MINNEAPOLIS (WCCO) – A new study from the University of Minnesota says socioeconomic status can account for the racial and ethnic survival disparity for some types of childhood cancer.
According to the study, the survival rates for many types of childhood cancer are substantially lower for African-American and Hispanic children in the United States compared to non-Hispanic white children.
The 5-year survival rate for central nervous system tumors is about 66 percent for African American children and 70 percent for Hispanic children compared to 74 percent for non-Hispanic white children, the University of Minnesota said.
“We need continued research focused on understanding and ultimately addressing racial and ethnic disparities in childhood survival of certain cancers,” said Rebecca Kehm, a doctoral student who led the study. “These disparities could be reduced by alleviating social and economic barriers to effective care, such as expanding health insurance coverage, improving patient care coordination, increasing health literacy and supporting transportation and childcare costs during treatment.”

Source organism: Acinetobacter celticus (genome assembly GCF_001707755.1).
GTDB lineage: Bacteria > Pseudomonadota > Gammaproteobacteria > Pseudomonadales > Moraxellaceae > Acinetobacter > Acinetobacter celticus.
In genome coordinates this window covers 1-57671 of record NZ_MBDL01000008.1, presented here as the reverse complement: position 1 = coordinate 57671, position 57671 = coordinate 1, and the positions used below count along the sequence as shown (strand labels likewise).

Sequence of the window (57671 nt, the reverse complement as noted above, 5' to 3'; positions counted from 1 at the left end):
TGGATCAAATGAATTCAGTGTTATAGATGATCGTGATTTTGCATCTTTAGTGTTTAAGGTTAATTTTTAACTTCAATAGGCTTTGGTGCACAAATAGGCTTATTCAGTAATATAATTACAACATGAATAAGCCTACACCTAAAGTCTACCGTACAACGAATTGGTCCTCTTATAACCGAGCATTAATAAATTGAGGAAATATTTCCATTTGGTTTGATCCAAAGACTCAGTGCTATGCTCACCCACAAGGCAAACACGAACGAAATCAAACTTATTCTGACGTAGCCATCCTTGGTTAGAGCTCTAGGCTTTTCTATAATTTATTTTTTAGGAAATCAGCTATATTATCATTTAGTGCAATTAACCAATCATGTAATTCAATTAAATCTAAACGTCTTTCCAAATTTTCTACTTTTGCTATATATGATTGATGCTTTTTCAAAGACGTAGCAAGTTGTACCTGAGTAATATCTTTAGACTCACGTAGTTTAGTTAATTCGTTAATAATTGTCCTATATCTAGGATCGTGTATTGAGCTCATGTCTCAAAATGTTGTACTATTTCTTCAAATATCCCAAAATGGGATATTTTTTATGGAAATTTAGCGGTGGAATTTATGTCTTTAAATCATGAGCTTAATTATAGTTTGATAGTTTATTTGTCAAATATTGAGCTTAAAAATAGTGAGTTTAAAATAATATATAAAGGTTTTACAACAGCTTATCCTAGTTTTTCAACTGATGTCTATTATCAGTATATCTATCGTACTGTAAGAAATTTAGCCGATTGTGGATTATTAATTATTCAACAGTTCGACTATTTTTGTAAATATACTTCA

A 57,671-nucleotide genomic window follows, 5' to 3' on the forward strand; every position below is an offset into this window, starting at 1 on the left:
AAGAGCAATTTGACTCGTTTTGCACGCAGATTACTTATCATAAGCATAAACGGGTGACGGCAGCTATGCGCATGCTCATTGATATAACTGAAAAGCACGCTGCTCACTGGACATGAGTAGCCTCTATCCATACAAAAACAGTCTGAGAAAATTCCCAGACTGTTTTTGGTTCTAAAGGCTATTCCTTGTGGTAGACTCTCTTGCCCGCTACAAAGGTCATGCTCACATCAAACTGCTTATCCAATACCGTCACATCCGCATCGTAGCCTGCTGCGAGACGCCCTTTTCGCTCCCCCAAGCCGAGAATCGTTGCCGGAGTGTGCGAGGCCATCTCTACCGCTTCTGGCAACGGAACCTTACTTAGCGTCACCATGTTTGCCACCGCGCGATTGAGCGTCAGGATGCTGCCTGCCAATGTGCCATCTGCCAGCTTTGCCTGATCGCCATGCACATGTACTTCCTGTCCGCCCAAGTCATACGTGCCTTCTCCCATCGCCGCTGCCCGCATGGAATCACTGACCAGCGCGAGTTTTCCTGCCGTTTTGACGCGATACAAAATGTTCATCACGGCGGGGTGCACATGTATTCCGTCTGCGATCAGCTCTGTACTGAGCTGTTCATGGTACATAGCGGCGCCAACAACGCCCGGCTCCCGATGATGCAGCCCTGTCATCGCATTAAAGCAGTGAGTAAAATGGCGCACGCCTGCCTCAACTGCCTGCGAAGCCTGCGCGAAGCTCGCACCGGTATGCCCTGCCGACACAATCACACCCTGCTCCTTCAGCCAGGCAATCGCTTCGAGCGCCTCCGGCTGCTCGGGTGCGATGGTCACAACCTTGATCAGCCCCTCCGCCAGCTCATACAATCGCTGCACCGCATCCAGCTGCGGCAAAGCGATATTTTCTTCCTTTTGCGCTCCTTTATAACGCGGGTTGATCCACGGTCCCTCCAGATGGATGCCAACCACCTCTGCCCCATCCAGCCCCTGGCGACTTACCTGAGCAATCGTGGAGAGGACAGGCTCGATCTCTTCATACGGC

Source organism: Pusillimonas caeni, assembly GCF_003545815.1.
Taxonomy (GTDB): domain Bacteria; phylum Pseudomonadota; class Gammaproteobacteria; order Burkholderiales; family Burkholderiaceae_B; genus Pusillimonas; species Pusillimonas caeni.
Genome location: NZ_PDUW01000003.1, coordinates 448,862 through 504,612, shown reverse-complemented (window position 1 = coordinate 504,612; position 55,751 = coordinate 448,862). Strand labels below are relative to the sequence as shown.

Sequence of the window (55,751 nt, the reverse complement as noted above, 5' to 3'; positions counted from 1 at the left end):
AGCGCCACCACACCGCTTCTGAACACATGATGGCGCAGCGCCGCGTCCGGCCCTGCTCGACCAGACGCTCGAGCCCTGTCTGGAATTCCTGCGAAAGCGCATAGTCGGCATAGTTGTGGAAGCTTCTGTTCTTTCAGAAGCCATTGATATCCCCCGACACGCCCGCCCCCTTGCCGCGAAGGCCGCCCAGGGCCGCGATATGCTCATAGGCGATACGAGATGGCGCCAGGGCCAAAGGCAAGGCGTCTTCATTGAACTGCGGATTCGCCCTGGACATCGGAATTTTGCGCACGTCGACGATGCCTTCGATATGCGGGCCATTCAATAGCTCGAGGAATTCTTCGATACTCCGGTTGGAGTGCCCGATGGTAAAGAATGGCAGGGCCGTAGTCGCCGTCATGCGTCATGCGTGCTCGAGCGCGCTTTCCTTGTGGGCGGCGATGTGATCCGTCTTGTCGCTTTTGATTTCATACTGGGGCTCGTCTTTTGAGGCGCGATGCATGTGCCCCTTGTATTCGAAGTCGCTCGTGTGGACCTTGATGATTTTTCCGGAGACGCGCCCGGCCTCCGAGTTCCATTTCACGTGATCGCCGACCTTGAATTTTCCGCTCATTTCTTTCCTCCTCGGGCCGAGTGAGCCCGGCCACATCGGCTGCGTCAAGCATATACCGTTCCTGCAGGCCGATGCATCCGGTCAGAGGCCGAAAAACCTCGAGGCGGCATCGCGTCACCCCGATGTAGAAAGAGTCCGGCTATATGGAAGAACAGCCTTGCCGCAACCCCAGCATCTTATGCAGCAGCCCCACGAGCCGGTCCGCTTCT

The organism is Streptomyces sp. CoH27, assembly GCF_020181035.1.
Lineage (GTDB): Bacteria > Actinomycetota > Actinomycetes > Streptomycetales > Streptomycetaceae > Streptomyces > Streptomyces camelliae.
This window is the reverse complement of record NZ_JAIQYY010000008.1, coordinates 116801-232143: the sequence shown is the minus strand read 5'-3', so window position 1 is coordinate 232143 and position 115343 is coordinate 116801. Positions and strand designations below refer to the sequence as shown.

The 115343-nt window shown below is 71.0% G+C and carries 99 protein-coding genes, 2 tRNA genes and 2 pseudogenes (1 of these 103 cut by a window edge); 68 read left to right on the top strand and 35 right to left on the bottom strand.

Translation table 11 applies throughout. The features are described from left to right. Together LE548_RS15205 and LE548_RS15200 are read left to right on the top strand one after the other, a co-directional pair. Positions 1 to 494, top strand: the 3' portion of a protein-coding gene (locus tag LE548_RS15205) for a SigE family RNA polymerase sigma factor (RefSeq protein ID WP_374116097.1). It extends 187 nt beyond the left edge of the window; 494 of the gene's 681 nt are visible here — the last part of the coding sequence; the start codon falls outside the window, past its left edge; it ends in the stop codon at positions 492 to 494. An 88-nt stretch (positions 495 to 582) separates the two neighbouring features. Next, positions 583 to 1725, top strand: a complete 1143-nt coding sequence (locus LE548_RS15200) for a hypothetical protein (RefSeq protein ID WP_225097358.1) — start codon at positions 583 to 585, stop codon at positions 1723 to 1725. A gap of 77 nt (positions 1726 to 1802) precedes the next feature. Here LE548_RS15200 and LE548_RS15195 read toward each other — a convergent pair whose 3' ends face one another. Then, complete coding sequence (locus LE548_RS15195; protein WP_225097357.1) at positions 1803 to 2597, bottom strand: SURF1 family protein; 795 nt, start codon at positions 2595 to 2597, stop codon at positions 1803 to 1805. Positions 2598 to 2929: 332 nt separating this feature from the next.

Specifically, the study found that socioeconomic status accounted for 28 to 73 percent of the racial and ethnic survival disparity for certain types of childhood cancer, including acute lymphoblastic leukemia, acute myeloid leukemia, neuroblastoma and non-Hodgkin’s lymphoma.
The study also shows that socioeconomic status did not significantly contribute to the survival disparity in central nervous system tumors, soft tissue sarcomas, Hodgkin lymphoma, Wilms tumor and germ cell tumors.